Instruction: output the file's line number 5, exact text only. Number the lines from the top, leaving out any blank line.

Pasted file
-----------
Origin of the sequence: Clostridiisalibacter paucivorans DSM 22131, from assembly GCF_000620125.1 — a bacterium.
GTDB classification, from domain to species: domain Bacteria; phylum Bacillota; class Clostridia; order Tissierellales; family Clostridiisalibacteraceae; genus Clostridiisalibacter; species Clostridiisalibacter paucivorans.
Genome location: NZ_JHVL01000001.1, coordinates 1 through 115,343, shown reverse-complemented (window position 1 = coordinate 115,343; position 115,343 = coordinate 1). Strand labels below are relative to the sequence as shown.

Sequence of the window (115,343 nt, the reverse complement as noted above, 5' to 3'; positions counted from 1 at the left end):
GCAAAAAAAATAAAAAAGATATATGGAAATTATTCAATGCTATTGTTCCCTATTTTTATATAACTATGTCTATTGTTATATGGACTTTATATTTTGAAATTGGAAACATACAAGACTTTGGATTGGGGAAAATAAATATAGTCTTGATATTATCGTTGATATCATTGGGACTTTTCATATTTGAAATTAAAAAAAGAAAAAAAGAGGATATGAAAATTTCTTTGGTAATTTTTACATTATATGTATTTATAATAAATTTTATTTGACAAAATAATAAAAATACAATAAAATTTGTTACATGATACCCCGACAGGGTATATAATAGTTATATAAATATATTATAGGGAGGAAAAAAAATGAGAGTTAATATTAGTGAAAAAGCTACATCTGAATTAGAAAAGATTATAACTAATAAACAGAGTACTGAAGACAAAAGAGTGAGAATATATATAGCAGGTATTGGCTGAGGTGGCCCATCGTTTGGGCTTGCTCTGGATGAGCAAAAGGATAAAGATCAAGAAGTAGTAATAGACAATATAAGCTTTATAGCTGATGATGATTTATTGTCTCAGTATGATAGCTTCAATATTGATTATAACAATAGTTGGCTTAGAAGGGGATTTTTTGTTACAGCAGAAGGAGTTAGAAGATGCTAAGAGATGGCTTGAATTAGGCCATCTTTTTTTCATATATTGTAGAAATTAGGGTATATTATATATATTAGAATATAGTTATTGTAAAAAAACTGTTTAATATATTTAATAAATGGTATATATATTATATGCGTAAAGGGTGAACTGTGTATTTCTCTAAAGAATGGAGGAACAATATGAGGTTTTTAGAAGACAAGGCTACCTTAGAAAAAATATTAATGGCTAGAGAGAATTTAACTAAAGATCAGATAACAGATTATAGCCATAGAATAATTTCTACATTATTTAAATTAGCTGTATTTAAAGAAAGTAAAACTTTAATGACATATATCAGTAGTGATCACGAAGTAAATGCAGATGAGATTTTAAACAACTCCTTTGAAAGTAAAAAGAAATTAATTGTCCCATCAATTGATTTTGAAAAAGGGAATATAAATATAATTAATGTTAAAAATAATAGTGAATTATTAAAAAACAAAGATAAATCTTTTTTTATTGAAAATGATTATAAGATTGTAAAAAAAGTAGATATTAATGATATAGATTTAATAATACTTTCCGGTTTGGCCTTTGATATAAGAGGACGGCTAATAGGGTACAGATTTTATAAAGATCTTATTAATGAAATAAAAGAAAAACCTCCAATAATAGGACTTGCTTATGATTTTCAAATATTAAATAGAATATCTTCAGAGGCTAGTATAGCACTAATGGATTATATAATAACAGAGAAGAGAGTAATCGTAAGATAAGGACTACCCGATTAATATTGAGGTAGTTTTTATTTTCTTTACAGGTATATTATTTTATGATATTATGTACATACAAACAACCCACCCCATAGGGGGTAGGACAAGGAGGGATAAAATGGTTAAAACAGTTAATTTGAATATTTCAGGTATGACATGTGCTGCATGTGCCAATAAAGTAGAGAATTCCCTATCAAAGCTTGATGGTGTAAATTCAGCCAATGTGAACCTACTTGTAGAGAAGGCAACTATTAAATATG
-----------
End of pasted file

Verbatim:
GCAAAAAAAATAAAAAAGATATATGGAAATTATTCAATGCTATTGTTCCCTATTTTTATATAACTATGTCTATTGTTATATGGACTTTATATTTTGAAATTGGAAACATACAAGACTTTGGATTGGGGAAAATAAATATAGTCTTGATATTATCGTTGATATCATTGGGACTTTTCATATTTGAAATTAAAAAAAGAAAAAAAGAGGATATGAAAATTTCTTTGGTAATTTTTACATTATATGTATTTATAATAAATTTTATTTGACAAAATAATAAAAATACAATAAAATTTGTTACATGATACCCCGACAGGGTATATAATAGTTATATAAATATATTATAGGGAGGAAAAAAAATGAGAGTTAATATTAGTGAAAAAGCTACATCTGAATTAGAAAAGATTATAACTAATAAACAGAGTACTGAAGACAAAAGAGTGAGAATATATATAGCAGGTATTGGCTGAGGTGGCCCATCGTTTGGGCTTGCTCTGGATGAGCAAAAGGATAAAGATCAAGAAGTAGTAATAGACAATATAAGCTTTATAGCTGATGATGATTTATTGTCTCAGTATGATAGCTTCAATATTGATTATAACAATAGTTGGCTTAGAAGGGGATTTTTTGTTACAGCAGAAGGAGTTAGAAGATGCTAAGAGATGGCTTGAATTAGGCCATCTTTTTTTCATATATTGTAGAAATTAGGGTATATTATATATATTAGAATATAGTTATTGTAAAAAAACTGTTTAATATATTTAATAAATGGTATATATATTATATGCGTAAAGGGTGAACTGTGTATTTCTCTAAAGAATGGAGGAACAATATGAGGTTTTTAGAAGACAAGGCTACCTTAGAAAAAATATTAATGGCTAGAGAGAATTTAACTAAAGATCAGATAACAGATTATAGCCATAGAATAATTTCTACATTATTTAAATTAGCTGTATTTAAAGAAAGTAAAACTTTAATGACATATATCAGTAGTGATCACGAAGTAAATGCAGATGAGATTTTAAACAACTCCTTTGAAAGTAAAAAGAAATTAATTGTCCCATCAATTGATTTTGAAAAAGGGAATATAAATATAATTAATGTTAAAAATAATAGTGAATTATTAAAAAACAAAGATAAATCTTTTTTTATTGAAAATGATTATAAGATTGTAAAAAAAGTAGATATTAATGATATAGATTTAATAATACTTTCCGGTTTGGCCTTTGATATAAGAGGACGGCTAATAGGGTACAGATTTTATAAAGATCTTATTAATGAAATAAAAGAAAAACCTCCAATAATAGGACTTGCTTATGATTTTCAAATATTAAATAGAATATCTTCAGAGGCTAGTATAGCACTAATGGATTATATAATAACAGAGAAGAGAGTAATCGTAAGATAAGGACTACCCGATTAATATTGAGGTAGTTTTTATTTTCTTTACAGGTATATTATTTTATGATATTATGTACATACAAACAACCCACCCCATAGGGGGTAGGACAAGGAGGGATAAAATGGTTAAAACAGTTAATTTGAATATTTCAGGTATGACATGTGCTGCATGTGCCAATAAAGTAGAGAATTCCCTATCAAAGCTTGATGGTGTAAATTCAGCCAATGTGAACCTACTTGTAGAGAAGGCAACTATTAAATATG